Although not a carmaker-commissioned prototype, the Honda Skyroom offers an alternative look at the self-driving car of the future

Honda is finally dipping its toes into the honey jar with its first-ever electric car, but if the company’s top-level decision-makers share the same vision with Behance’s Dahye Jeong about what the future holds, then the Japanese wouldn’t ignore the self-driving trend.

Back in 2018, Honda joined forces with General Motors in the endeavor of building an autonomous vehicle. At that time, CNBC reported that the Japanese carmaker is taking a stake in GM’s subsidiary Cruise Holdings, with the full investment rising to $2.8. The car would be one for wide use, with the American carmaker handling the assembly process at one of its plants. There’s not much to be heard on the topic ever since, but this Honda Skyroom concept might hint at what’s in store.

What is this Honda Skyroom concept?

Is This Skyroom Concept the Future of Honda Automobiles?
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The Honda Skyroom concept - although not connected in any way to the Japanese carmaker - is the personal project of Dahye Jeong, a transportation design student based in Seoul, South Korea. Unlike Honda’s current self-driving vehicle that’s heavily focused on the utilitarian side of things - that’s right, I’m looking at the so-called Work Vehicle - Dahye’s proposal is more human-centric if we can put it that way.

The designer clearly states the focus here was placed on the cylinder-shaped interior that wants to shatter the “limitations to emotions we can feel within the interior of the car.”

What’s more, she says she got the inspiration from sitting on a rooftop, where she can feel gloomy, lovely, or deeply immersed into her thoughts, but at the same time, we can’t not see how the cabin has shaped the car’s exterior as well.

Is This Skyroom Concept the Future of Honda Automobiles?
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However, the round shape is there for a reason - that’s to minimize the user’s movement inside the cabin. There’s enough room for three passengers to sit in full comfort inside the Honda Skyroom in a 1+2 configuration - kind of line in the McLaren 1, if you please, but with a whole lot more room to stretch one’s arms and legs. In fact, the cockpit looks very living room-like as it incorporates two pillows for the rear-most passengers, a coffee table of sorts, and no side windows - for more privacy, says the designer. The panoramic sunroof would, in turn, provide the connection with the outside world, visually speaking.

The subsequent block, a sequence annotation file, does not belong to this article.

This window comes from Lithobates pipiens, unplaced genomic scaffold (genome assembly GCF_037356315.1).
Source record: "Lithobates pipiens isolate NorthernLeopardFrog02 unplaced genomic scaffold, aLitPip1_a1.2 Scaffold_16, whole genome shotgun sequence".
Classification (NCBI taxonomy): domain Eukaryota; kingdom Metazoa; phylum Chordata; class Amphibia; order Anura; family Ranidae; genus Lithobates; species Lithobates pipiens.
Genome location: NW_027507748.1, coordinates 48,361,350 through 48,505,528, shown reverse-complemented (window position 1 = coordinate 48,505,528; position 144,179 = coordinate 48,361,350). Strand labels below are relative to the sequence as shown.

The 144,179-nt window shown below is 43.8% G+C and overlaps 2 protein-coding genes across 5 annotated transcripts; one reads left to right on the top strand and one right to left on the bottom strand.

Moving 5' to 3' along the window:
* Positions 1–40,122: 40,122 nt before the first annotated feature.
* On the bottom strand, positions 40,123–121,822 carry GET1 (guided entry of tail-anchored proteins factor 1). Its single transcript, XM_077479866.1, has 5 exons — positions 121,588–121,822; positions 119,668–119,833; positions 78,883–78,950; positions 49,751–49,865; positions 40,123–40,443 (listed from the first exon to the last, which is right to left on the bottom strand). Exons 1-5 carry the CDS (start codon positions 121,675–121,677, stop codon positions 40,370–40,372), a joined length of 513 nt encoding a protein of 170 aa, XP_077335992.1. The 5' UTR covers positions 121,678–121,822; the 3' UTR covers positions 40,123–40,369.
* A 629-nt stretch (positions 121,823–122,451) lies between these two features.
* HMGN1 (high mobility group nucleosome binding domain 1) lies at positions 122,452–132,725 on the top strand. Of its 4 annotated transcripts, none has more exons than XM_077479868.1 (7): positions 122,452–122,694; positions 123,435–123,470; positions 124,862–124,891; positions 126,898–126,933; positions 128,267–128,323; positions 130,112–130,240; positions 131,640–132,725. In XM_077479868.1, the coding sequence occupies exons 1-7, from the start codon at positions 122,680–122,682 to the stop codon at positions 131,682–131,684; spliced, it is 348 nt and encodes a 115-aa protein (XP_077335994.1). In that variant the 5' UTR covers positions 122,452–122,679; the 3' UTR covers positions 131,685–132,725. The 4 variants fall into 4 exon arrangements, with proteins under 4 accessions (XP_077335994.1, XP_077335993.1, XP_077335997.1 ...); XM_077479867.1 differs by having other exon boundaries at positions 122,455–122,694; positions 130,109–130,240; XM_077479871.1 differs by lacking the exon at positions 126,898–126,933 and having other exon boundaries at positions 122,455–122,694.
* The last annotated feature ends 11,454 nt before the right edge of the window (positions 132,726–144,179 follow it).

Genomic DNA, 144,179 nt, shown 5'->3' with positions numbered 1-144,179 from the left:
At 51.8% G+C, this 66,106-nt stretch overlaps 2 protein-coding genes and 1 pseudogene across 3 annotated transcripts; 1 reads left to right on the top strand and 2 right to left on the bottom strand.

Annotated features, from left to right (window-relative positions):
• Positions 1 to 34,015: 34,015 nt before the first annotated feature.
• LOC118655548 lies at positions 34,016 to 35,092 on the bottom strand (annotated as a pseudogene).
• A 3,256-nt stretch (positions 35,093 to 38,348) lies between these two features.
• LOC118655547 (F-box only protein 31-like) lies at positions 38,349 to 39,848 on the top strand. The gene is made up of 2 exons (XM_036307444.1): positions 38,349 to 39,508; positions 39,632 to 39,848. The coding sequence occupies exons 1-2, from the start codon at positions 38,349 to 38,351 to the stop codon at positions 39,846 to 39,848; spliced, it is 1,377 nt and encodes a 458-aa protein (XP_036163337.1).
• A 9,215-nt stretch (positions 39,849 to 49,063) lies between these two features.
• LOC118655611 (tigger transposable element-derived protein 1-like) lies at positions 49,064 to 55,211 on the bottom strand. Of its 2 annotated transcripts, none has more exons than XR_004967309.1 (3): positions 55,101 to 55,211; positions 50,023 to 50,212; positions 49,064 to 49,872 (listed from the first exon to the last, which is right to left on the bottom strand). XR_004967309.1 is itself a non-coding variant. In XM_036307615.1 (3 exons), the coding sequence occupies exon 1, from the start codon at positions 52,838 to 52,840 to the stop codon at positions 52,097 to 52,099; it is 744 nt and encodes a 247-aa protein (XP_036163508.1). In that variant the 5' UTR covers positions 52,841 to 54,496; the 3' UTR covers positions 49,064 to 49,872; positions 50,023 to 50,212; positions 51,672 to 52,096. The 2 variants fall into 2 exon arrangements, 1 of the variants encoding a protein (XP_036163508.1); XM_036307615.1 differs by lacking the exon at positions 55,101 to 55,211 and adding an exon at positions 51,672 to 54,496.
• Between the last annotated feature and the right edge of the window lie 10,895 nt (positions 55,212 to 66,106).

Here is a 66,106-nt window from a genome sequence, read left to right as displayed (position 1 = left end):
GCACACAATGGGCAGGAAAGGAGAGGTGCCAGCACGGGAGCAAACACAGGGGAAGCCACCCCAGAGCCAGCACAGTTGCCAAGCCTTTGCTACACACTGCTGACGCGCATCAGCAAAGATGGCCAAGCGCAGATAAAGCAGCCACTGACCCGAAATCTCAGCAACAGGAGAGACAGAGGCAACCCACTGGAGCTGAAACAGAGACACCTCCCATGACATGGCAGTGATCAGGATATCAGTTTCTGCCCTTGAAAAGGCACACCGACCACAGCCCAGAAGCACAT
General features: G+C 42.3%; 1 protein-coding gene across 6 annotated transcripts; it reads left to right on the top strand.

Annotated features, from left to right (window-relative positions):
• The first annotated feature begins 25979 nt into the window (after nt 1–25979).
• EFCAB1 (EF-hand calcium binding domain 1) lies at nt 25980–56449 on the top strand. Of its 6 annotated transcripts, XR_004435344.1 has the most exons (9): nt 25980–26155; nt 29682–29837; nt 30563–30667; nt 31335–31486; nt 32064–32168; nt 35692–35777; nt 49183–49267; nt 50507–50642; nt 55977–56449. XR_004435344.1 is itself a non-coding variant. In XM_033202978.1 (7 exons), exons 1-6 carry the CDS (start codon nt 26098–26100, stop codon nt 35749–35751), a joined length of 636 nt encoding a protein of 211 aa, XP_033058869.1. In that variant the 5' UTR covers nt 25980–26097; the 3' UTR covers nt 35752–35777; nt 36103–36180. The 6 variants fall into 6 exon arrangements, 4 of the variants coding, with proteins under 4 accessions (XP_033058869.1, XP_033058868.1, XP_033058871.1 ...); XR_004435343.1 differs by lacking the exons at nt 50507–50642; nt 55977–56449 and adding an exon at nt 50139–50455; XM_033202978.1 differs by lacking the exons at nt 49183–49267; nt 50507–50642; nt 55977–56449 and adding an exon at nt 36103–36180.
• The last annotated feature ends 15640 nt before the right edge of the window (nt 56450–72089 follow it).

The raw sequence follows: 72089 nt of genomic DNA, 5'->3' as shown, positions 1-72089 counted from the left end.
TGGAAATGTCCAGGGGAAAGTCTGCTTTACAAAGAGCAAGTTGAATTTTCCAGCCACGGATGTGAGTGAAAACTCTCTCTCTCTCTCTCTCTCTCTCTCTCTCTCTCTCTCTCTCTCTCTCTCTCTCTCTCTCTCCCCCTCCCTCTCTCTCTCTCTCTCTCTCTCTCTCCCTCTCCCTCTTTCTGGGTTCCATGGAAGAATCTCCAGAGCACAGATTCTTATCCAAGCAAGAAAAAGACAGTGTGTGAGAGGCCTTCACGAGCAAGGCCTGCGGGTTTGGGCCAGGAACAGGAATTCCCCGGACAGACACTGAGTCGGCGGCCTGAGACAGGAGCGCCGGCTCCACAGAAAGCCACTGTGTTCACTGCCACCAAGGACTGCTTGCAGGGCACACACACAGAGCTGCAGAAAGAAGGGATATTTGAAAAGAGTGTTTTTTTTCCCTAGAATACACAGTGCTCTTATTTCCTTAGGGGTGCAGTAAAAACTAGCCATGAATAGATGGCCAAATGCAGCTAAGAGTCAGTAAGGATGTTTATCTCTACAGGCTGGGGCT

There’s more, though.

The cabin is fully customizable in the sense that it can even be fitted with a large, semi-circular forward-facing couch or even a shell-shaped bed.

Now, imagine that you could travel on a suspended highway with the self-driving car doing all the work while you sleep under the starry sky and get to your destination pretty much as fresh as a cucumber - no waiting at the airport and no delays and no connecting flights.

What about what powers the Skyroom concept?

Is This Skyroom Concept the Future of Honda Automobiles?
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Well, the designer didn’t go that far, but we reckon no one in its right mind would drop a diesel engine inside this sort of car, right? So it goes without saying that an all-electric powertrain would be the single option here. It doesn’t even have to be performance-oriented, so one or two hub electric motors will suffice.

With that out of the picture, we’re guessing the key of this vehicle is its battery pack. The way we see it involves a smaller battery for urban use and a larger one for trips outside the city, on the imaginary suspended highway we were dreaming about earlier. Either way, space shouldn’t be a problem as the car’s floor seems pretty spacious. And since performance and nimbleness are not of the essence here, the extra weight added by a chunkier battery won’t hurt the concept’s ethos too much. In fact, it could make it even more planted and stable on the road.

Is This Skyroom Concept the Future of Honda Automobiles?
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For the sake of the argument, Honda’s freshly released e urban EV packs a 35.5-kWh lithium-ion battery pack that offers a maximum range of 200 kilometers (124 miles) on a single full charge.

This might sound like a decent solution for urban use, but it’s really not enough for a car’s that’s supposed to travel between two cities and perhaps back or on to a third.

Check out the photo gallery and let us know whether it’s similar or entirely different to your vision of a future self-driving car built by Honda. We like what we’re seeing, but we’d love to hear your opinions as well.

Source: Behance

Tudor Rus
Assistant Content Manager - Automotive Expert -
Tudor’s first encounter with cars took place when he was only a child. Back then, his father brought home a Trabant 601 Kombi and a few years later, a Wartburg 353. At that time, he was too young to know how they worked and way too young to drive them, but he could see one thing – each of them had a different ethos and their own unique personality. As time went on, he started seeing that in other cars as well, and his love for the automobile was born.  Read More
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